Clinic Can’t Keep Money Away From State

SAN FRANCISCO (CN) – A Bay Area health clinic can’t stop the state from seizing some of its federal funding to make up for prescription drug overpayments, a federal judge said.
     California’s Department of Health Care Services can continue collecting prescription drug reimbursements from a clinic while awaiting a Ninth Circuit ruling in a prescription drugs fees fight.
     U.S. District Judge Claudia Wilken on Friday refused La Clínica de Raza‘s request for a preliminary injunction. The clinic wanted the state enjoined from seizing federal Medicaid and Medicare prescription drug money to make up for overpayments to the clinic.
     Wilken found the clinic did not show it is likely to succeed on the merits or suffer irreparable injury or undue harm without an injunction. She found “not persuasive” the clinic’s argument that the money at issue “would allow it to serve the community.”
     To the contrary, Wilken wrote, “defendants are harmed if they are delayed in recouping the funds to which they are entitled.”
     La Clínica and North East Medical Services took issue with how California implemented a prescription drug benefit in 2006. Some Medicaid patients also are eligible for Medicare benefits, making them “dual-eligibles.” Under the 2006 legislation, the burden for paying for dual-eligibles’ prescription drug costs shifted from state Medicaid programs to the new federal program.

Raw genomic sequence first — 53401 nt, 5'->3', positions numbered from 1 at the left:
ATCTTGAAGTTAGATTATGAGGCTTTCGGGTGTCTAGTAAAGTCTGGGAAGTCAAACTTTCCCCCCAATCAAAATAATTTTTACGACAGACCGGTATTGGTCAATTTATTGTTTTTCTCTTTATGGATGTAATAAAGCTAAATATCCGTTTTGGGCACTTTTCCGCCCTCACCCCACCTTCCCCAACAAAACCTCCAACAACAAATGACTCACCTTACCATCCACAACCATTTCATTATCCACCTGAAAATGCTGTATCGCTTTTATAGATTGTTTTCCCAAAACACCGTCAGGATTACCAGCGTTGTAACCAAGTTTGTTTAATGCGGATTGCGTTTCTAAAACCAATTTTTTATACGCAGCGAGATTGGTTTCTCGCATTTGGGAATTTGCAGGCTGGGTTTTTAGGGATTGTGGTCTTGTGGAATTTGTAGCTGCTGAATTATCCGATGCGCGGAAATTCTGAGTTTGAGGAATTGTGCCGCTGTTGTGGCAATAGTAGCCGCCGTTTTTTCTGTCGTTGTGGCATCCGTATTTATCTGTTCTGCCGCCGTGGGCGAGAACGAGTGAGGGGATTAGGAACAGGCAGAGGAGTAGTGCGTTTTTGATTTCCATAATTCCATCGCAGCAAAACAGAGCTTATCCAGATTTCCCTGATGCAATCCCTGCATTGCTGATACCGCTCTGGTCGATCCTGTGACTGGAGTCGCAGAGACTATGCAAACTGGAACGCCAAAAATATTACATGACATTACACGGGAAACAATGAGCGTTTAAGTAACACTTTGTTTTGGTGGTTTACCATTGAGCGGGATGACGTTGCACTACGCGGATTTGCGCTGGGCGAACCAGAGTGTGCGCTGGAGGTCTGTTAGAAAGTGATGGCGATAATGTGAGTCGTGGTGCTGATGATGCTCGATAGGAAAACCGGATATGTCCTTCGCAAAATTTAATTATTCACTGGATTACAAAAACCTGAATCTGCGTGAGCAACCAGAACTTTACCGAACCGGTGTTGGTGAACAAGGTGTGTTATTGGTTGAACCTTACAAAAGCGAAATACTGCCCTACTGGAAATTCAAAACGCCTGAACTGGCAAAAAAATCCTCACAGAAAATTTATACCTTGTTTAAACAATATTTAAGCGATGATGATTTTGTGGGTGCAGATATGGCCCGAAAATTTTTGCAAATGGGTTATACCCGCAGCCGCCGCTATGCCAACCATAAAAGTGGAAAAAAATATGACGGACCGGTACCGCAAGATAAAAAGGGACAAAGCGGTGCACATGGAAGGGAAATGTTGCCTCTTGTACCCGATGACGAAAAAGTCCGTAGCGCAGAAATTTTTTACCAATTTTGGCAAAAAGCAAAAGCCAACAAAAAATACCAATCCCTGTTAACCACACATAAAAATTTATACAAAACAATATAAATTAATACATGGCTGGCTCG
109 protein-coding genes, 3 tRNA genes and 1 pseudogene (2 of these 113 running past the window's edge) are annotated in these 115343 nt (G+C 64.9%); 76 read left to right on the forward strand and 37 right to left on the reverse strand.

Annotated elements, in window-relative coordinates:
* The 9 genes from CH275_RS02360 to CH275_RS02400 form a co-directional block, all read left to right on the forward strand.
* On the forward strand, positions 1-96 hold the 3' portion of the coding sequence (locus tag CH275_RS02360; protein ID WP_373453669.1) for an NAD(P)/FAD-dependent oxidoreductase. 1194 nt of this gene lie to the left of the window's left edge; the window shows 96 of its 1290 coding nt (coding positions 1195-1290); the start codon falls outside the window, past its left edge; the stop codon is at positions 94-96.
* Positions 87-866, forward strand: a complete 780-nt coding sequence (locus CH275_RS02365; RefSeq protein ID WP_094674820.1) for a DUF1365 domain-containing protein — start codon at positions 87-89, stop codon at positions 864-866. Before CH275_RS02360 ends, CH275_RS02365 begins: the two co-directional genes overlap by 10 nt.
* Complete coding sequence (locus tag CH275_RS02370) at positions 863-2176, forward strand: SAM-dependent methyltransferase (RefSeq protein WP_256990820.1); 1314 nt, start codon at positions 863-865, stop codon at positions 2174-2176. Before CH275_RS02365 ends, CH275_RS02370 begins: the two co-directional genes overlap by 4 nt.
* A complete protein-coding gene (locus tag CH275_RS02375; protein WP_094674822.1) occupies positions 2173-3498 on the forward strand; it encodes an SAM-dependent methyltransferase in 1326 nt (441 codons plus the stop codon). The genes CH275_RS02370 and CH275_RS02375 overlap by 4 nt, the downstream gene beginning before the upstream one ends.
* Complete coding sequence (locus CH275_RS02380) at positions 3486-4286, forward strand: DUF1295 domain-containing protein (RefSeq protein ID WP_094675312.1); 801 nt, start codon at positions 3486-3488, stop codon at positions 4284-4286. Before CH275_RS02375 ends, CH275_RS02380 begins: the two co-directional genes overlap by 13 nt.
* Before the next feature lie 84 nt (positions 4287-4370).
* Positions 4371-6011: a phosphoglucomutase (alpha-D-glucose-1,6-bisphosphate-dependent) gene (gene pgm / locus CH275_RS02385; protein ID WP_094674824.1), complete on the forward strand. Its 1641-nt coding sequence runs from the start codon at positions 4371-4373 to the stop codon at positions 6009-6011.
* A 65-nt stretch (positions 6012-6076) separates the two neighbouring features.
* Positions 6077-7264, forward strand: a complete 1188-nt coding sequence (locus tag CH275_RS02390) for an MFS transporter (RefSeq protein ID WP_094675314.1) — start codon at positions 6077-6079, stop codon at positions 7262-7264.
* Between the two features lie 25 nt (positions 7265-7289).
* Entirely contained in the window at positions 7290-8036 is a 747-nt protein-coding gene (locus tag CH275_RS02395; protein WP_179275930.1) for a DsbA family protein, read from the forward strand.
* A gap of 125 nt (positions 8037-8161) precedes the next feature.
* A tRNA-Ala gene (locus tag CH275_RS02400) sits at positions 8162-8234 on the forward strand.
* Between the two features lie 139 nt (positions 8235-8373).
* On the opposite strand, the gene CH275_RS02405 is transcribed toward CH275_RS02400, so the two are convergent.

The clinics claimed California should have subtracted the dual-eligibles’ prescription drug costs from the fixed per-visit rate for Medi-Cal patients.
     Calling that “administratively burdensome,” the state gave the centers two options: They could subtract the cost of all pharmacy services, including for patients who are not dually eligible, and have California pay them for Medi-Cal-covered pharmacy services on a fee-for-service basis.
     Or the clinics could keep their per-visit rate and then pay the state what they received from the federal program at the end of each fiscal year.
     North East Medical Services chose the first option for 2006 and 2007, made no payments in fiscal year 2008 and then switched to the second option.
     La Clínica went with the second option. Both clinics then sued, claiming the second option constituted illegal “seizure” of their federal Medicare funds above what they would owe under the fixed, per-visit rate.
     A federal judge dismissed the lawsuit as barred by the Eleventh Amendment, and the Ninth Circuit agreed that the centers cannot sue the state for past payments. But the Ninth Circuit panel ruled that the clinics “may seek genuine prospective relief” for any future payments California might try to collect under the second option.

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